1

I now know the answer to this but I’m posting it here as a note to myself and in case it helps people.

Let's say you are looping through some entries and storing values in a hash…

{% set myHash = {} %}

{% for entry in entries %}
    {% set value  = entry.intro %}
    {% set myHash = myHash|merge({
        (entry.id) : { intro : value }
    }) %}
{% endfor %}

The entry.id is a variable so it needs to be wrapped in brackets as a dynamic key.

But when you {{ dump(myHash) }} it turns out the numeric keys have just become index numbers – [0] in the truncated example below…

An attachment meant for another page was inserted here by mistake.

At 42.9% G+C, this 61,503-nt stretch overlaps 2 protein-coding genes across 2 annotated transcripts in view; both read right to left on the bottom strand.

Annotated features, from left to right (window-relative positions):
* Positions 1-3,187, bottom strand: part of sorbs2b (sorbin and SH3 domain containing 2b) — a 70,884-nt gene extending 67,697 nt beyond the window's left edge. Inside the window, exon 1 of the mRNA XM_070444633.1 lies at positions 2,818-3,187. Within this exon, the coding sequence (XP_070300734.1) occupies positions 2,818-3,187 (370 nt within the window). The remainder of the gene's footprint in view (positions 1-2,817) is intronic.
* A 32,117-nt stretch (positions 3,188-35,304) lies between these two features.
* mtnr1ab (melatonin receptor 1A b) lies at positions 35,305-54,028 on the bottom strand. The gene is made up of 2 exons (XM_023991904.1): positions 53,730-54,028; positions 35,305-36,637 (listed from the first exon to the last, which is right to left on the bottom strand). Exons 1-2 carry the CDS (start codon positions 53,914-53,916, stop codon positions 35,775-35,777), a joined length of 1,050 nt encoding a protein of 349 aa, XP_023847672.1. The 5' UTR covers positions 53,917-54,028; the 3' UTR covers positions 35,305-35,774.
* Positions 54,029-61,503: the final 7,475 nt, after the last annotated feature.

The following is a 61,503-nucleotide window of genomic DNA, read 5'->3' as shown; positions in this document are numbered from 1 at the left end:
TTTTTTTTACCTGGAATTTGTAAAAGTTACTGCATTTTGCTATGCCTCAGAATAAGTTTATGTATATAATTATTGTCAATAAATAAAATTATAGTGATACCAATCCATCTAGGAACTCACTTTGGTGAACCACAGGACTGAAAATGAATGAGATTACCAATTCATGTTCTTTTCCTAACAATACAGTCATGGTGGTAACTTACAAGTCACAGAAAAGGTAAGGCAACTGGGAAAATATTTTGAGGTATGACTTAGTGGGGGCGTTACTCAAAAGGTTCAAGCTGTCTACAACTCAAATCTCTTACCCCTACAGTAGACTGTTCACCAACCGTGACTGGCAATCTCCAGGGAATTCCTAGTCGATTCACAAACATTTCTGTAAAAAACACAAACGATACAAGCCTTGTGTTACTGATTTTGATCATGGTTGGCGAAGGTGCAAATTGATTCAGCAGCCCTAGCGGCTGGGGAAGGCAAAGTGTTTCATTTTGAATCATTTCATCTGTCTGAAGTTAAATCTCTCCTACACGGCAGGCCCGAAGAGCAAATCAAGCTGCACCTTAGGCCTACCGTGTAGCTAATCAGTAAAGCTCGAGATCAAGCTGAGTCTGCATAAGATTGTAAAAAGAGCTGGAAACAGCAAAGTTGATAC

array(10) {
  [0]=>
  array(1) {
    ["intro"]=>
    string(13) "My intro text"
…

But there is a straightforward answer

2

The answer is to prepend a letter to the numerical key…

{% for entry in entries %}
    {% set eId   = "e#{entry.id}" %} {# interpolation* #}
    {% set value = entry.intro %}

    {% set myHash = myHash|merge({
        (eId) : { intro : value }
    }) %}
{% endfor %}

Now the hash stores the custom key as a string…

array(10) {
  ["e1234"]=>
  array(1) {
    ["intro"]=>
    string(13) "My intro text"
…

…which you can clean up as needed…

{% for key, properties in hash %}
    {% set key = key|replace('e', '') %}
    …
{% endfor %}

…or factor into lookups…

{% set testId    = 'e1234' %}
{% set testIntro = myHash[testId].intro %}
{# `testIntro`  == 'My intro text' #}

Apparently, it's a PHP thing.

*Interpolation is often preferable to concatenation <-- see item #4.

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